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2

Diverting the leak up to the shower head using the diverter valve should not be a problem, but your assumption that fixing it will be "pretty easy" may not prove to be true. You are correct in that hot and cold supply to the tub/shower valve needs to be shut off. Sometimes apartment shower valves have built in shut-off valves called integral stops. ...


0

Could also be that this is the cold pipe and is uninsulated. In the summer, the pipe will 'sweat' and get wet; the adjacent galvanized pipes and/or hangars may be dissolving out and precipitating on your pipe. But I'd change out the tee first.


3

It looks like the tee in that spot is in need of repair. It likely wasn't sweated (soldered) properly. If you don't fix it, it will likely continue to grow. So in a sense, it is alive... EDIT: I was wrong in an earlier version of this answer where I said that copper oxide is blue: it's actually black. The blue/green that you see may be due to minerals in ...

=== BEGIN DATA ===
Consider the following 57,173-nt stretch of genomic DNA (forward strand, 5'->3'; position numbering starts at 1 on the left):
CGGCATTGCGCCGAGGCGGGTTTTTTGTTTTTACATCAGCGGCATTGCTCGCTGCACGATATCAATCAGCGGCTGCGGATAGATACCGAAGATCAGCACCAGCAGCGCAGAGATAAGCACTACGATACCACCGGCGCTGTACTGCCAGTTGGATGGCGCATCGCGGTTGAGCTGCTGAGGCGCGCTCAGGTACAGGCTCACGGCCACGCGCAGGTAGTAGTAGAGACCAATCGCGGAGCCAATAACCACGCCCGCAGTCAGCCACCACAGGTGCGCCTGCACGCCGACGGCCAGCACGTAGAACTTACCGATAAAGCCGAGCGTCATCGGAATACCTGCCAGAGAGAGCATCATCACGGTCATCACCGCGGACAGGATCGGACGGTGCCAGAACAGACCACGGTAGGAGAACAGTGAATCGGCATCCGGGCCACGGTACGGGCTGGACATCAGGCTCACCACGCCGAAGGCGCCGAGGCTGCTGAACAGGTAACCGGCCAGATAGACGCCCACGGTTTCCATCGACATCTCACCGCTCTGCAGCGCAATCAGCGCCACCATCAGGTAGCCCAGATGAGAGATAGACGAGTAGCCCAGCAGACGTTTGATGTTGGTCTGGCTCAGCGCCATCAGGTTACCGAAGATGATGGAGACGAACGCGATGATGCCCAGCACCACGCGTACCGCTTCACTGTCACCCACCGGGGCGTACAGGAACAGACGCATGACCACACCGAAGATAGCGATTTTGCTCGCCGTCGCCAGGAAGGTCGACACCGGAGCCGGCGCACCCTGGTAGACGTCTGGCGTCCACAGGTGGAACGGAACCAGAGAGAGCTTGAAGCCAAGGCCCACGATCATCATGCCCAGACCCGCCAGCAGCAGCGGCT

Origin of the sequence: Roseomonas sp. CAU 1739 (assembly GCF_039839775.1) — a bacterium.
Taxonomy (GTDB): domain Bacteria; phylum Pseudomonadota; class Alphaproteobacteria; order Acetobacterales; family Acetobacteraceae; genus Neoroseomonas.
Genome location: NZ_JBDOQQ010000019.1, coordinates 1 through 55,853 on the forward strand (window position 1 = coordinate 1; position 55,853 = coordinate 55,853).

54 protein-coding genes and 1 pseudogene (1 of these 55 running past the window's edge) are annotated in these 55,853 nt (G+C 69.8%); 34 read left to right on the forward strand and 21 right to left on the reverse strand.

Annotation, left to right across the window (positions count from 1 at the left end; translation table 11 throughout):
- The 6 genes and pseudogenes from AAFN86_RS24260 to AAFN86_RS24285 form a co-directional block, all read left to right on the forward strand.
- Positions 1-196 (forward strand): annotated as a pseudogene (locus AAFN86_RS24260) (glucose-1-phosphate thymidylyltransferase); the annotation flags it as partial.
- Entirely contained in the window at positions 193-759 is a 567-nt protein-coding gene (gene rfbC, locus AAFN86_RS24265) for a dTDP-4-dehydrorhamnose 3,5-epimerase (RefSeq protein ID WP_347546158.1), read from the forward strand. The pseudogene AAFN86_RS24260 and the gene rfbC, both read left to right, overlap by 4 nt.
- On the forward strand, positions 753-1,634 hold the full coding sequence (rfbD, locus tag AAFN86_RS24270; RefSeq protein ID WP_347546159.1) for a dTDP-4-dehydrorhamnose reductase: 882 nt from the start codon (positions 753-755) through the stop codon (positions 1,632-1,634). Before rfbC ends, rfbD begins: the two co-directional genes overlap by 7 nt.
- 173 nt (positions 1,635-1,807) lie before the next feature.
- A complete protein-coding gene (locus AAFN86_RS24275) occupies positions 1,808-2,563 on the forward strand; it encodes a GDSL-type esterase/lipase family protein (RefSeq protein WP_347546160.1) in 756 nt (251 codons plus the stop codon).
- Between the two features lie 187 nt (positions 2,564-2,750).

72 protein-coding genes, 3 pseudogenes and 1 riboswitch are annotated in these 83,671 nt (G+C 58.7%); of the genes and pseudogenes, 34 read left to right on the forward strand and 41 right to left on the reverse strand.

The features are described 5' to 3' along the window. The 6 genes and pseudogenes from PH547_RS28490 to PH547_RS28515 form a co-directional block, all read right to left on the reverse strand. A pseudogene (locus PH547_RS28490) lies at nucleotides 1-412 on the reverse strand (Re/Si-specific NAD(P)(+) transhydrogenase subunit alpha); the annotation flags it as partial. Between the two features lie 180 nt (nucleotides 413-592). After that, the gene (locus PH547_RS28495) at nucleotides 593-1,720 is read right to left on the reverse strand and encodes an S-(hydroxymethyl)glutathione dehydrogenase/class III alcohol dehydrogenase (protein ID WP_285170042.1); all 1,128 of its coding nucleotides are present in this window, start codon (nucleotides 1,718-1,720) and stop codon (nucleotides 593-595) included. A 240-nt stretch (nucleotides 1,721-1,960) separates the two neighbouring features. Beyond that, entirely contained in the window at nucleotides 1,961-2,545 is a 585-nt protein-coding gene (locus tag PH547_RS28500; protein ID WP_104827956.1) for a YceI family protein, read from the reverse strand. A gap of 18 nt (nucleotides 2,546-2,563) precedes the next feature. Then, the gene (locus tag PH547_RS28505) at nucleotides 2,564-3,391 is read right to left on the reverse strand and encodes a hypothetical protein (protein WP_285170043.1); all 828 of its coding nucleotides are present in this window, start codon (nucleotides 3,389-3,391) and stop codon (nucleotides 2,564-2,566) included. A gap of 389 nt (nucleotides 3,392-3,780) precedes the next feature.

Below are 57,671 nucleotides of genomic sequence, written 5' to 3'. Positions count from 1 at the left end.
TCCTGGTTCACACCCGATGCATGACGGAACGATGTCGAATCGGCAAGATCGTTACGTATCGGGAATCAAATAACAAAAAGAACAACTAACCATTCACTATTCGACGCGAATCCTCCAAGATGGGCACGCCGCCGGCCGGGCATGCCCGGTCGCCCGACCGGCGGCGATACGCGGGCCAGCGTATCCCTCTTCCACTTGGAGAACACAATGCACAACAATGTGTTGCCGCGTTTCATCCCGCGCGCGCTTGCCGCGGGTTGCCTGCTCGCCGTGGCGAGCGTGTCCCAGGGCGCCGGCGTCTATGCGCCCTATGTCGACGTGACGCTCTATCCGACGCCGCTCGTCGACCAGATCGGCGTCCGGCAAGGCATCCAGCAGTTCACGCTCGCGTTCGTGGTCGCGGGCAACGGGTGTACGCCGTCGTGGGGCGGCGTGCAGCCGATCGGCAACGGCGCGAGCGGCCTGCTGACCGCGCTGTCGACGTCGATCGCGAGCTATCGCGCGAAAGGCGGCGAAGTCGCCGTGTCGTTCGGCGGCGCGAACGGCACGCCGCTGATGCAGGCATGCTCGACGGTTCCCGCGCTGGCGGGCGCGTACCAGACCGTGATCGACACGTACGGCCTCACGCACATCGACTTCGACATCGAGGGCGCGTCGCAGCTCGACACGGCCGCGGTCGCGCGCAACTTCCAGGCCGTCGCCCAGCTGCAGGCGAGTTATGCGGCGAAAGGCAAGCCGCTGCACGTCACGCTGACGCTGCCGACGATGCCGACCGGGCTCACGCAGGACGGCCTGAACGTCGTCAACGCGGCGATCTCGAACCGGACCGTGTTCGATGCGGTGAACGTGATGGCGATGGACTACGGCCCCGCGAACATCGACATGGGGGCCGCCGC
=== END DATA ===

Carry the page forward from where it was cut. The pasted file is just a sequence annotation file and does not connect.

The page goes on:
0

I ended up pouring some very liquid mix of waterproof cement down the pipe and catching it again at the exit, it seems that is filled the little cracks inside the pipe. It's been a few weeks of testing by pouring water down and I don't see any leaks anymore. I have to specify that the pipe was horizontal and the cracks on the bottom part of it, that allowed ...


0

You can seal the joint with polyurethane sealant. This will make the joint water tight and it is expandable up to 900%, as it can accommodate most of the movement.


2

The accepted answer is the correct way to fix the problem. However, if there's a valve that's too corroded to turn the nut, or that isn't fixed by that solution, you can give this a try. It's not a good solution, but it works in a pinch :) A common practice when this type of leak happens is to simply open the valve all the way, except more so. In other ...


5

Try tightening the packing nut (the hex part the stem goes through) a little. That's what it's for. Don't overdo it. The "packing" is the material that seals around the stem - the packing nut compresses that material. On a valve that is not used often, actuating the valve does commonly cause it to leak, as things have "set." Tighten a little, wait, tighten a ...



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